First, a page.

Both can cause renal toxicity. As in the case of acute rejection, nephrotoxicity can be detected only by screening for changes in renal function. The detection of nephrotoxicity may prompt changes in immunosuppressive medications. Even small changes in the doses of immunosuppressive medications may cause changes in graft function. The third case is the detection of changes in renal function resulting from obstruction, renal artery stenosis, or other reversible causes of graft dysfunction.

    Other causes of graft dysfunction may be reversible if detected early and may be detected only if screening tests of renal function are routinely performed. In the fourth case, chronic renal allograft failure is often evident only from subtle changes in renal function. With time, all kidney transplants are subject to chronic allograft failure, which may occur as early as 6 mo after transplantation Although there is no proof from randomized controlled trials, an increasing amount of evidence suggests that aggressive risk-factor management may help slow the rate of progression of chronic allograft failure 23 , 24 , 25 , 26 , 27 , 28 , 29 , 30 , Controlling BP, reducing urinary protein excretion, treating hyperlipidemia, and maximizing immunosuppression may help slow the rate of progression.

    Repetitive measurements of renal function may indicate patients with early chronic allograft failure and thereby identify patients who require close management and supervision. In addition, measurements of the rate of progression may help patients and caregivers plan for the eventual need for renal allograft replacement therapy.

    Finally, it is likely that measuring renal function is a helpful reminder to patients of the possibility of allograft dysfunction and regular measurements of renal function may help encourage patients and remind them to adhere to therapy. At least one study noted that the failure of patients to adhere to prescribed serum creatinine screening was a predictor of late renal allograft failure Measurement of serum creatinine levels is a simple and inexpensive but invaluable indirect method to detect decreases, especially acute decreases, in GFR.

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    The universal availability of laboratories that can measure serum creatinine levels makes this test particularly useful. The serum creatinine level is also the most valuable prognostic marker of subsequent graft function at all times after transplantation. The interval for measuring serum creatinine levels can be based on the frequency of expected graft dysfunction at different times after transplantation.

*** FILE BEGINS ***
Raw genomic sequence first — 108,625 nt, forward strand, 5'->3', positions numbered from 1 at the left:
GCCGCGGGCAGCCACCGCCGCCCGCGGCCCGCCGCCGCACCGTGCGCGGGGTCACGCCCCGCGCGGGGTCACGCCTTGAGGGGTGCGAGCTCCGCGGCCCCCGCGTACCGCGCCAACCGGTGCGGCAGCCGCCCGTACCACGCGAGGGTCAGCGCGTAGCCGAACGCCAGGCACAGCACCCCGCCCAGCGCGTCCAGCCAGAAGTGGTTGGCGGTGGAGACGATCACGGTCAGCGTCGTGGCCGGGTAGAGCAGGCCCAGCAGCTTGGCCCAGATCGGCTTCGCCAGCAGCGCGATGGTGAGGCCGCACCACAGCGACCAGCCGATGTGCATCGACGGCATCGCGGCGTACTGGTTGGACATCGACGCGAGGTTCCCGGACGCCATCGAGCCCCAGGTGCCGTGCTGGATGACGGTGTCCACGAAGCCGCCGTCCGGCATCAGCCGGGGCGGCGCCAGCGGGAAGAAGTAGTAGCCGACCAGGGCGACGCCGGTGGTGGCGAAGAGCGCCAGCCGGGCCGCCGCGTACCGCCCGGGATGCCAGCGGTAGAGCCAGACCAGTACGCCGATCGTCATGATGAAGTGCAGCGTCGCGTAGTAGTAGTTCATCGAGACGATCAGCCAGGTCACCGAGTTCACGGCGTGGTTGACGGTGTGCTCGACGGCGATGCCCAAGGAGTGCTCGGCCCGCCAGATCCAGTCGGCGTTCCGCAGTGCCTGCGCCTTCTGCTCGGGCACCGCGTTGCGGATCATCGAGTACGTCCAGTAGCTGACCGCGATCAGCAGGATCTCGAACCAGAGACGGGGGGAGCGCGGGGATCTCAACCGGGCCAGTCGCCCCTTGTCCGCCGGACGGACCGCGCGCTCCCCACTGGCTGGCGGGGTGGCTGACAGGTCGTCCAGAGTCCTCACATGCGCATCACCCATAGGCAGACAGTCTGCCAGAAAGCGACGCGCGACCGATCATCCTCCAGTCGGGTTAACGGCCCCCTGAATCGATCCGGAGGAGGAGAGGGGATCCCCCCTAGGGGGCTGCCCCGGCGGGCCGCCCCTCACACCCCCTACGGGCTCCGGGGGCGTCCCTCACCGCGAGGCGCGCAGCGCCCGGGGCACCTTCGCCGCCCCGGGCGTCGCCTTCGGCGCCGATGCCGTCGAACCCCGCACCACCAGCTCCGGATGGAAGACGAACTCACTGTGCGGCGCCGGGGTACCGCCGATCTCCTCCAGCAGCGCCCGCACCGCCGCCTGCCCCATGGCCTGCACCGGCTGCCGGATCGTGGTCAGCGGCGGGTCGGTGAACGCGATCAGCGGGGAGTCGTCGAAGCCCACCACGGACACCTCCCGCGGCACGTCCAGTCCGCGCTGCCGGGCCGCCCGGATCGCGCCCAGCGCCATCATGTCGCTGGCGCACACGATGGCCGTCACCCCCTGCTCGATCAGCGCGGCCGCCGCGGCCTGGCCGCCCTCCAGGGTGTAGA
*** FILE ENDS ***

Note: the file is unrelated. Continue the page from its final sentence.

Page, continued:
Most cases of acute rejection and episodes of graft dysfunction occur in the first 2 mo after transplantation. Pediatric renal transplant recipients experience more acute rejection episodes than do adults 12 , This may be attributable to increased metabolism of immunosuppressive medications, heightened immune responses, or medication nonadherence. The incidence of late acute rejections may also be higher.

    As a result, children require more frequent surveillance. The normal range for serum creatinine levels changes with age and body size. Notwithstanding the practical advantages of using the serum creatinine level as a marker of renal function, it is a relatively inaccurate indicator of the true GFR for renal transplant recipients 33 , 34 , With formulas that take into account clinical parameters that are correlated with muscle mass, serum creatinine levels may more accurately reflect GFR 36 , 37 , 38 , 39 , However, GFR estimated by using formulas that include serum creatinine levels are also subject to substantial variability 41 , 42 , In addition, many of the variables used in formulas to estimate GFR e.

    The latter differences are most critical in the monitoring of renal transplant recipients. However, during long periods of time, changes in muscle mass and the resulting changes in creatinine production make the serum creatinine level a less sensitive marker for detecting chronic decreases in GFR Indeed, studies have demonstrated that the serum creatinine level is relatively unreliable for detecting chronic changes in renal function 33 , 34 , Other endogenous markers of GFR, such as the serum cystatin C level 46 , may ultimately prove to be superior to the serum creatinine level for detecting acute and chronic changes in renal function, but these markers require additional testing before they are adopted in routine clinical practice Urinary creatinine clearance determinations may be even less accurate than serum creatinine measurements.